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Tag Archives: teeth-whitening

No smiles at Dental Board (access required)

teeth

4th U.S. Circuit Court of Appeals ruling in a dispute over teeth whitening has exposed just about every occupational regulatory board in the Carolinas, including the N.C. State Bar, to federal antitrust attacks. The court’s unanimous three-judge panel affirmed a Federal Trade Commission finding that the N.C. State Board of Dental Examiners violated antitrust law by using cease-and-desist letters to drive cheaper non-dentist teeth whitening services from the state.

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FTC, Dental Board tussle may land in highest court (access required)

As the collision between the Federal Trade Commission and the North Carolina Board of Dental Examiners unfolds in legal slow motion, Ron Haynes sells teeth-whitening supplies and insists he doesn't understand the fuss. It's a fuss that is taking two routes toward the U.S. 4th Circuit Court of Appeals and appears bound for the U.S. Supreme Court. The Board of Dental Examiners says non-dentist proprietors of teeth-whitening kiosks, such as Haynes, are breaking the law by practicing dentistry without a license. A subsection of G.S. § 90-29(b) defines the practice of dentistry to include the removal of "stains, accretions or deposits from human teeth." But Haynes (pictured with employee Kate Law), who runs his Pro White kiosk in SouthPark Mall in Charlotte, told Lawyers Weekly that his employee doesn't remove stains from anyone's teeth. The kiosk merely supplies the materials and equipment for teeth-whitening.

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Lots of jawing, not much enforcement against ‘unlicensed dentists’ (access required)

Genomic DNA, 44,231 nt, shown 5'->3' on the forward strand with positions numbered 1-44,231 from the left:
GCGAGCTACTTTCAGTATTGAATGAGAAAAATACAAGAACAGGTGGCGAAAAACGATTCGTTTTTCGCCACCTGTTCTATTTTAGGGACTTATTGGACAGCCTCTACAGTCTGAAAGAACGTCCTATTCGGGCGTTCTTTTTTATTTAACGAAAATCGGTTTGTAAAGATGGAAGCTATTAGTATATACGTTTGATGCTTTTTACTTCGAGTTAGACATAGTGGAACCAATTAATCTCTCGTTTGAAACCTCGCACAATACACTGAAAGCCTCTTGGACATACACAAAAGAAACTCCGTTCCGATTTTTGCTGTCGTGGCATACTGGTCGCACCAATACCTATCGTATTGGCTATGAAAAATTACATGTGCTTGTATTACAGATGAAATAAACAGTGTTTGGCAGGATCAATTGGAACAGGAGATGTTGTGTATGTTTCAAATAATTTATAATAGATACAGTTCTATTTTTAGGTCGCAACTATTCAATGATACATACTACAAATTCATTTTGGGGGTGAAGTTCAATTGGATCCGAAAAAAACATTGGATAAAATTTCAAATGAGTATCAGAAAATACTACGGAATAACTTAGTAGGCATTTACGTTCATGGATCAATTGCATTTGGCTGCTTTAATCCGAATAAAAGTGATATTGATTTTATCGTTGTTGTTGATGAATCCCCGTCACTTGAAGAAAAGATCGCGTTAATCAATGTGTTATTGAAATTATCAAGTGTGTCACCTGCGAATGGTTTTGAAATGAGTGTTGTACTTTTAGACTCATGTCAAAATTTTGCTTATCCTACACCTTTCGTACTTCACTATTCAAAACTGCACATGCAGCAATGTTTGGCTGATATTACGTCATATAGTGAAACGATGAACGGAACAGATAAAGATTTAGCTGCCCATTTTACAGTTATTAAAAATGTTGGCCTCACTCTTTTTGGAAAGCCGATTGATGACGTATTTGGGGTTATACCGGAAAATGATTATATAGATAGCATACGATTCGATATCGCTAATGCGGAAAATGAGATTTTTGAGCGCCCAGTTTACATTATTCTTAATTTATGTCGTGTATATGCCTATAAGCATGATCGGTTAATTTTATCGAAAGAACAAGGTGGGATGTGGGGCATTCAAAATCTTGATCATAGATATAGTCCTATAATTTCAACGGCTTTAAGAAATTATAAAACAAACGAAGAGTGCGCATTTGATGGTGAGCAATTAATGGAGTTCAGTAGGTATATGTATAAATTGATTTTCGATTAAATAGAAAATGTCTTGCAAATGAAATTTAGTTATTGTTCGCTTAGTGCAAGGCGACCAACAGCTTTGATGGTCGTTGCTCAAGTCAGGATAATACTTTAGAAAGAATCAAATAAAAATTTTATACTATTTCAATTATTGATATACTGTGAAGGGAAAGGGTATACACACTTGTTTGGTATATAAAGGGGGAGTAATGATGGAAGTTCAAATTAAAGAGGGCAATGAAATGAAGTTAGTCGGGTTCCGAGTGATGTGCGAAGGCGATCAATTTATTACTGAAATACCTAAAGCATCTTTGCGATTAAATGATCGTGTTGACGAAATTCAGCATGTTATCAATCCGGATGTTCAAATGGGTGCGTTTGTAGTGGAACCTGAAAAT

The math is coldly convincing. A person having a teeth-whitening treatment can spend between $300 and $700 at a dentist's office, or between $100 and $150 with a non-dentist, according to a Federal Trade Commission antitrust complaint filed in opposition to the North Carolina Board of Dental Examiners' cease-and-desist letters sent to about 40 teeth-whitening services. Ron Haynes, the proprietor of Pro White teeth whitening services in SouthPark Mall in Charlotte, said his service comports with state law and offers consumers a low-cost choice. But Raleigh attorney A.P. Carlton, who represents the Board of Dental Examiners, said the real choice was between upholding the rule of law and supporting lawbreakers. The FTC chose the latter, he said.

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Dental Board’s suit against FTC dismissed (access required)

A lawsuit the North Carolina Board of Dental Examiners brought in February against the Federal Trade Commission in U.S. District Court for the Eastern District of North Carolina has been dismissed. Chief United States District Court Judge Louise Flanagan dismissed the case on May 3, ruling that the Board's lawsuit sought "to subvert the established administrative review process set forth in 15 U.S.C. § 45, which vests the circuit courts with exclusive jurisdiction to hear the sort of challenges made [in the lawsuit]."

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